An unexpcted foul fouled up American University's plans for victory last night. Instead, Rich Bohlander's sixth assist of the game set up Charlie Naddaff for a layup with three seconds left and undefeated Lafayette tripped the Eagles, 81-79.
It was a tough loss for AU and Coach Gary Williams for a variety of reasons other than the manner of execution. Williams was an assistant at Lafayette for six years and AU assistants Jay Mottola and Frank DiLeo both captained the Leopards. Additionally, it was the East Coast Conference open for both teams.
Worst of all was the fact that the Eagles had battled back from a 12-point deflicit in the first half to carry a 79-76 lead into the final minute. They came apart of the foul line.
With 1:04 remaining, freshman Ed Sloane missd the first half of a one-and-one opportunity that could have wrapped it up. Then, at the other end, Robin Hoey, the Eagles' best ball-handler and free-throw shooter, fouled out after grabbing a rebound. Williams was still screaming about referee Fred Hikel's call long after the game was over.
"That was a terrible call and I want you to print that," Williams said, "I've never bitched at an official publicly before, but that was awful. There was no contact. He had gotten the ball before the whistle. It was right in front of me."
Nevertheless, Bohlander walked to the line and Hoey went to the bench. Bohlander made the first, cutting the deficit to 79-77, but missed the second and AU's Dennis Ross rebounded. Ross wound up on the floor and this time the call was traveling.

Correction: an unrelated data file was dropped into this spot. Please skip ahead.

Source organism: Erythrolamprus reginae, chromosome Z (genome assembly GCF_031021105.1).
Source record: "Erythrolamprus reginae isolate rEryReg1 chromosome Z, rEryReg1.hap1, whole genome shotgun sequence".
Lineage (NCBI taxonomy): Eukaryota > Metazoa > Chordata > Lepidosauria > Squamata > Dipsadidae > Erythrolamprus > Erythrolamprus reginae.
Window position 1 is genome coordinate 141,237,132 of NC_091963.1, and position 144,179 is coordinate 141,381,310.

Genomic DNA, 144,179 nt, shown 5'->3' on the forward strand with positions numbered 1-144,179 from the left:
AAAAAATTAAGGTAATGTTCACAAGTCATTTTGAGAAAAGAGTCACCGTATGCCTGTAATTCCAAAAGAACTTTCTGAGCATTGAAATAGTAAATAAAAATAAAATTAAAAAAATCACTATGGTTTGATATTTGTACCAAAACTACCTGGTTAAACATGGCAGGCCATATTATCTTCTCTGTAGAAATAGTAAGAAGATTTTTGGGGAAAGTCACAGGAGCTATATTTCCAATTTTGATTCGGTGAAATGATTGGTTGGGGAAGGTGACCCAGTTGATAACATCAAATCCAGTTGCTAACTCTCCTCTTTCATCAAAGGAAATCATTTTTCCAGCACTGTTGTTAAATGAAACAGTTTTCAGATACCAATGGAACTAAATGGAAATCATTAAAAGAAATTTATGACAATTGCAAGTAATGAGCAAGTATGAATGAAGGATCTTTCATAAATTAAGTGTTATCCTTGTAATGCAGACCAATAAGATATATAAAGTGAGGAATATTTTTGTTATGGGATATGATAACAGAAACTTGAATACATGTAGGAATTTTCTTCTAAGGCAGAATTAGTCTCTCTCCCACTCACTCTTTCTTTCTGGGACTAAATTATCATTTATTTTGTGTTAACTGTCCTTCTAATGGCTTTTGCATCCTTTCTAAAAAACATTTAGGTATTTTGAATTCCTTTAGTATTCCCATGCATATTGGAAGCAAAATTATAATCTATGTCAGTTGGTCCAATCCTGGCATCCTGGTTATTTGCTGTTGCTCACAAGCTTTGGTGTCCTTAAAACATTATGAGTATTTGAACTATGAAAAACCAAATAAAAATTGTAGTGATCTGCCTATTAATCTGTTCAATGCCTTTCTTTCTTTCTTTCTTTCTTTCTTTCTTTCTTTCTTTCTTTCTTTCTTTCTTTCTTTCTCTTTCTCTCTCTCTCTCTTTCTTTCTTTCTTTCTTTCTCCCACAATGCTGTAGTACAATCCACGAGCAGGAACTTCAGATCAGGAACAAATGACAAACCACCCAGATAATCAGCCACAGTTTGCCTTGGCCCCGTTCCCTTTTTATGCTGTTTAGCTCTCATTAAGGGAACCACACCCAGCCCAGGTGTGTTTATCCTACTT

With 29 seconds left, Bohlander hit a jump shot from the key and the game was tied. Williams requested a timeout and the Eagles set up for the last shot.
"We planned to start running a set play with 12 seconds left," Williams said. "We didn't expect a foul."
Just at that 12-second mark, however, the Leopards' Dana Mead reached around freshman Gordon Austin and the whistle blew. Following a Lafayette timeout, Austin missed and the Leopards' Tom Best rebounded. Lafayette moved quickly to the other end, where the 6-foot-10 Naddaff netted his 19th and 20th points.
They fouled a pretty good shooter," Williams said. "We got what we wanted, either a good shot or a chance at the line. It just didn't go in. It's a tough loss for several reasons, but give Lafayette credit. They're a good team. We got them last year the same way."
AU managed to call time with two seconds on the clock and Chris Knoche tried a 55-footer that was short at the buzzer.
AU fell behind early, trailing 18-7 after Lafayette scored on nine consecutive possessions. The Leopards riddled AU's 3-2 zone and 13 first-half turnovers contributed to the Eagles' discomfiture.
Mike Whitman, with five assists and three steals, led the Leopards to their biggest margin at 39-27 with three minutes left in the half. Then AU's full-court press took effect and the Leopards were blanked to the intermission.
Hikel charged Lafayette Assistant Will Rackley with a technical foul in a key spot, 39-35, with the Leopards in possession. Bob Bowers made both shots and it was 39-38 at the break.
Neither team could manage more than a four-point lead during the hard-fought second half. The Eagles hit 16 of 30 shots and seemed headed for victory, but failures at the foul line and Lafayette's penchant for grabbing key offensive rebounds kept it close.
Bower, who bruised his right knee in a first-half collision with teammate Tom Pfotzer, was the game's high scorer with 23 points.